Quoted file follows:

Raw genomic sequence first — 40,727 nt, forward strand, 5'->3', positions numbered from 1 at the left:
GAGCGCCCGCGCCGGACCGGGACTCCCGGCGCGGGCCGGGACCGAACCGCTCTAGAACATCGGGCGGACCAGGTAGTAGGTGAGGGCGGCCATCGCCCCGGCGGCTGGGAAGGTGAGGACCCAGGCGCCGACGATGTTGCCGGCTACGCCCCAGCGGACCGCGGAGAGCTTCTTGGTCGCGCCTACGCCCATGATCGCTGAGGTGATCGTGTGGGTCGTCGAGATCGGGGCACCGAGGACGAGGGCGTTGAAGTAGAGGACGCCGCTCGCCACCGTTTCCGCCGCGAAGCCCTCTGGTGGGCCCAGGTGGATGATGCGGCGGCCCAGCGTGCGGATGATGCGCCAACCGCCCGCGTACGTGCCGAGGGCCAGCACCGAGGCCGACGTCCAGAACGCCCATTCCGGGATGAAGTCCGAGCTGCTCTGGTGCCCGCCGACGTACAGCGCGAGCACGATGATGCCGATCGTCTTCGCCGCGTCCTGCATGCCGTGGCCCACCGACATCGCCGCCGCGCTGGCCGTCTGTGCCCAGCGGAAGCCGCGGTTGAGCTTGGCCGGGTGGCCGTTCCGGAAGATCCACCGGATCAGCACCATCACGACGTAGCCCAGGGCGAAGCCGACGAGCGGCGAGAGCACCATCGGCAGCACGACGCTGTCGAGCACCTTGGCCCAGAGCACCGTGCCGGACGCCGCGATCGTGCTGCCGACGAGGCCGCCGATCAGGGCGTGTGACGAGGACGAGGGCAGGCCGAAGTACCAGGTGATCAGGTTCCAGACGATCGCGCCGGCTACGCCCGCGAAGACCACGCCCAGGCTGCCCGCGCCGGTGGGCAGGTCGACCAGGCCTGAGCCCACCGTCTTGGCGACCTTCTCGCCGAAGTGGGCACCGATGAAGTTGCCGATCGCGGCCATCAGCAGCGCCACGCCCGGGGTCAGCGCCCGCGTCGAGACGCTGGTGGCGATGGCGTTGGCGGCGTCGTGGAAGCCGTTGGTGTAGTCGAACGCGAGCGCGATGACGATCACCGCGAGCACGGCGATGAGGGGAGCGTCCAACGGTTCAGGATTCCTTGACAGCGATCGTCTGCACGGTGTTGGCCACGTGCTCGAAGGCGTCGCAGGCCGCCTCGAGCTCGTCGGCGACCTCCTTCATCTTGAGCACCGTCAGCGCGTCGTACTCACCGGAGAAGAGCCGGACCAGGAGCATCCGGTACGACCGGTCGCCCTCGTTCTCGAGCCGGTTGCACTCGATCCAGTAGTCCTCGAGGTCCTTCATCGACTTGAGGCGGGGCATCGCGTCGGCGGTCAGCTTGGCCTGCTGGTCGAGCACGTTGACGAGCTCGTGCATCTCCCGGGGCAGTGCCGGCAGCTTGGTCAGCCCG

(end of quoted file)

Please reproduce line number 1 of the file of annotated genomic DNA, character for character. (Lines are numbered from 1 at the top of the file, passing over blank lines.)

Raw genomic sequence first — 40,727 nt, forward strand, 5'->3', positions numbered from 1 at the left: